Picking Up the Pieces
Seminars at a California crisis shelter teach at-risk women financial survival skills
THEY OFTEN ARRIVE at Interval House with little more than the clothes on their backs and frightened children in tow. But when they leave the crisis shelter, many women take away financial skills needed to make a fresh start.
At Interval House, Kang (third from right) helps families rebound from tough times.
Located in Orange County, Calif., Interval House offers services to women in need. Among the programs, on the first Friday of every month, women can learn financial "survival skills" from financial planner Andi Y. H. Kang, CFP®, or one of her colleagues from the Orange County chapter of the Financial Planning Association.
"They've survived physical, emotional, and psychological abuse," says Kang, the founder of Financial and Retirement Management in Huntington Beach. "But most of them have very little familiarity with financial matters. Control is a huge issue in situations of domestic violence, which is the most common reason why these women come to Interval House. Most of them have lived with men who controlled everything about their lives -- including money."
Kang and her fellow planners follow a curriculum that focuses on basic money management: how to pay bills, open a checking account, start saving, and establish credit.
"Of all the counseling and training we offer to women and their children in life-threatening situations, we're most proud of Andi's leadership on this program," says Carol Williams, Interval House's executive director. "Her work is amazing -- and crucial to these women and their goal of self-sufficient lives. She's a real inspiration."
Kang says that her work with Interval House reflects a passion for providing hope to women who have been in hopeless situations. "Every time I go, I'm reminded how strong women can be," she says. "It's exciting to work with young women, knowing that they have the rest of their lives to put new knowledge to work. I tell them they can be millionaires one day. Why not?"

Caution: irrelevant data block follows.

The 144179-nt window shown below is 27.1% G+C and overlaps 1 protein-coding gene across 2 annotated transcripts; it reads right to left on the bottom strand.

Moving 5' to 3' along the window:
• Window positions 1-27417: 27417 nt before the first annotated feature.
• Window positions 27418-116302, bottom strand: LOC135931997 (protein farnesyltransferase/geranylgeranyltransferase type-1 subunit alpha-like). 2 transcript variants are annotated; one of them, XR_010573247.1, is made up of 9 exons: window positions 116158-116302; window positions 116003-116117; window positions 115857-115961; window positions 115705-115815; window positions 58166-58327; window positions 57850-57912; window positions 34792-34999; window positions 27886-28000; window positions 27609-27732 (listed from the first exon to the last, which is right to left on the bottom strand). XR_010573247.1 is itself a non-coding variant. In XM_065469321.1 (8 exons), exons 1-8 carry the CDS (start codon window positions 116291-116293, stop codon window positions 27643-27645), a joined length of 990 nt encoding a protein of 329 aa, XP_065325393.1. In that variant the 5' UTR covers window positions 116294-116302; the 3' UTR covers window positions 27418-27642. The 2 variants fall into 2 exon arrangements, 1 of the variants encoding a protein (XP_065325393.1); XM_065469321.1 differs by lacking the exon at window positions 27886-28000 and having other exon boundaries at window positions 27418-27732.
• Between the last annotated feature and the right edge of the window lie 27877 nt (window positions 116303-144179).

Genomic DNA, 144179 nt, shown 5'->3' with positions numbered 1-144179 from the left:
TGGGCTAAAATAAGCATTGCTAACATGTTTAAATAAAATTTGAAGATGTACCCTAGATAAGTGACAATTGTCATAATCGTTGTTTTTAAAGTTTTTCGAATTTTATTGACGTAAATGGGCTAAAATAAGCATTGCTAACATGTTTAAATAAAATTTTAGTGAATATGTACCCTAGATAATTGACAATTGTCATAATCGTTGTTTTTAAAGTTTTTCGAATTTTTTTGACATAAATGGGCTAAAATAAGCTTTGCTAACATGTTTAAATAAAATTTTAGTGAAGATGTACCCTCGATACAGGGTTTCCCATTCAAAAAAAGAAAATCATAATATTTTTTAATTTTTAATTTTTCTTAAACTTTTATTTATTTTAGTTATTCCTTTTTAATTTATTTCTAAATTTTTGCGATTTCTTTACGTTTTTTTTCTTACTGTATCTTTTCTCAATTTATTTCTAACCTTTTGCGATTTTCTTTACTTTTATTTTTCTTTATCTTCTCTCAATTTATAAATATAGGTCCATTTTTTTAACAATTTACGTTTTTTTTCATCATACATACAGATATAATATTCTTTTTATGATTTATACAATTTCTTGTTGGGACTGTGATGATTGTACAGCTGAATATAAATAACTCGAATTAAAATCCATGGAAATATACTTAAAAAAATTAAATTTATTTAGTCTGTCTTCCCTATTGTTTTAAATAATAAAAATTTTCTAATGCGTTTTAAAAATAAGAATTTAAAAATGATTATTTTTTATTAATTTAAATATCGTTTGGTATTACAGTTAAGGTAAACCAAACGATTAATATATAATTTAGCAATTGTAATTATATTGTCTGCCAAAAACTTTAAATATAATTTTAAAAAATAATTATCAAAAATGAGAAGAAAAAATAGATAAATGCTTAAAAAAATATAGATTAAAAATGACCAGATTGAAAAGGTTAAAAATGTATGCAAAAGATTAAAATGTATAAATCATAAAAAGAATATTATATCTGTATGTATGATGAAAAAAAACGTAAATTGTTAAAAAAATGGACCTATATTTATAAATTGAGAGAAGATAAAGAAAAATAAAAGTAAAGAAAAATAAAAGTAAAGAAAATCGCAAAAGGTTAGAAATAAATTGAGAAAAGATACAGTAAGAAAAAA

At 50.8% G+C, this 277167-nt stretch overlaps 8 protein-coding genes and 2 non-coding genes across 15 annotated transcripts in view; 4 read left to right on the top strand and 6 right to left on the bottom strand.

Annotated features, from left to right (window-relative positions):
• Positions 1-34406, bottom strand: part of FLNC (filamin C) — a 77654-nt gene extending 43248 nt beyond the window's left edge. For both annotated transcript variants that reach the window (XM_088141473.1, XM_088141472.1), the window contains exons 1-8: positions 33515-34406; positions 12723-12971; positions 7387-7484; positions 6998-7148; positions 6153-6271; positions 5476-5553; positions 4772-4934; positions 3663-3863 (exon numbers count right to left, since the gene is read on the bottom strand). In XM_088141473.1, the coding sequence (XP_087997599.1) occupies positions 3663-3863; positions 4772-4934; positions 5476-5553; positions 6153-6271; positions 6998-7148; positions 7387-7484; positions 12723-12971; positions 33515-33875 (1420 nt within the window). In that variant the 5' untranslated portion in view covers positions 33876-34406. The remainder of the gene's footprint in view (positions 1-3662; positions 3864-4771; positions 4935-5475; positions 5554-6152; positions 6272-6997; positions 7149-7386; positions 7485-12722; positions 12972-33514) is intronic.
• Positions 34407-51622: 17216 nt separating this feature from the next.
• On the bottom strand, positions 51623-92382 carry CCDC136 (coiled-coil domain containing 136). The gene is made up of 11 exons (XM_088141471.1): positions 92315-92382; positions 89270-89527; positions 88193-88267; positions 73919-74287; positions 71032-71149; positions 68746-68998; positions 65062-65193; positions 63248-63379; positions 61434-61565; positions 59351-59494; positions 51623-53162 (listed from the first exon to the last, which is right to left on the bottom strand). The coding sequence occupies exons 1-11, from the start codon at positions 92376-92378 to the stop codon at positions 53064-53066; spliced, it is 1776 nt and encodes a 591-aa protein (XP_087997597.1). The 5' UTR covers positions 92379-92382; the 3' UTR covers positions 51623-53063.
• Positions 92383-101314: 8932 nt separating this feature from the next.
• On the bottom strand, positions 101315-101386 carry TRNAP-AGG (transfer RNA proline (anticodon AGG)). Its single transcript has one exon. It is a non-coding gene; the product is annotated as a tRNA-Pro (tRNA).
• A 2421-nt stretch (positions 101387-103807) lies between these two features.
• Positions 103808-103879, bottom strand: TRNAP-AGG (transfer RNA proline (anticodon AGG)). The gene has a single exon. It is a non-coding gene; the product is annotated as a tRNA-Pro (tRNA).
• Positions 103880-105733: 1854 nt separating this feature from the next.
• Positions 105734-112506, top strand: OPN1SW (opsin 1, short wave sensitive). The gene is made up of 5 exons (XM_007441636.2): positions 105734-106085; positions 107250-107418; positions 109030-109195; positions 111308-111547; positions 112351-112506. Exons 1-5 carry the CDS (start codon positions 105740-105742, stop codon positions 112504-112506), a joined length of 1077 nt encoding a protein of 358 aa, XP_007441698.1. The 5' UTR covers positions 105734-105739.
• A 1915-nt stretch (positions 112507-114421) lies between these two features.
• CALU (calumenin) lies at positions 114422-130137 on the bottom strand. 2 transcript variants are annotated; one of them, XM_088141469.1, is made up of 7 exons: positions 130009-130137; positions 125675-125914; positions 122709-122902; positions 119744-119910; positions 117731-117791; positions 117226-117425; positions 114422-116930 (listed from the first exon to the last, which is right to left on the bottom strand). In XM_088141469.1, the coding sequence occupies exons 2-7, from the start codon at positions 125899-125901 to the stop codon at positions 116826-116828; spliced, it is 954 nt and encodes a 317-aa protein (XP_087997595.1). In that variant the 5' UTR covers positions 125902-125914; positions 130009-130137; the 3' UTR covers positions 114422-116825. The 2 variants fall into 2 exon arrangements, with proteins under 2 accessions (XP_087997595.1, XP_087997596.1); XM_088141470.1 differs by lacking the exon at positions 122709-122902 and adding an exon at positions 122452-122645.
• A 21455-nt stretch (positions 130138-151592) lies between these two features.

This series profiles financial planners who take a fresh approach to help their clients or the community. To nominate a financial planner, click here.
Andi Kang offers securities through Securities America. Neither ING nor its companies are affiliated with FPA, Financial and Retirement Management, Securities America, or the CFP Board of Standards, Inc.
In addition, ING does not endorse the financial planners featured in this article. This article is provided for informational purposes only and the views expressed may not be suitable in every situation.
Consult your tax, legal, and/or financial professional concerning your own situation. CFP® is a certification mark owned by the Certified Financial Planner Board of Standards, Inc.
|HOW DO FINANCIAL PLANNERS CHARGE?|
ONE OF THE KEY ISSUES when hiring a financial planner is how he or she is to be paid. There are many forms of compensation, and the planner may even offer a choice, depending on services. But there has been much debate in the media, and within the profession itself, about which is the best form. Fee-only? Commission-only? A combination?
Fees can be charged on a project basis or as a percentage of the assets being managed. Commissions are applied after the purchase or sale of financial products used to implement a financial plan. Annual retainers can be arranged.
Regardless of the payment method, you should request information about any potential conflicts of interest. Ask whether there are outside incentives or bonuses to be gained by the planner for making certain recommendations.
It is important that the planner fully disclose how he or she charges, that you understand the pros and cons of each form of compensation, and that the arrangement best fits your needs.
Ultimately, the key is finding a competent, ethical planner who will look out for your interests first and foremost, regardless of the compensation.
For more information on the value of financial planning and how to find a financial planning professional,
please visit www.fpanet.org.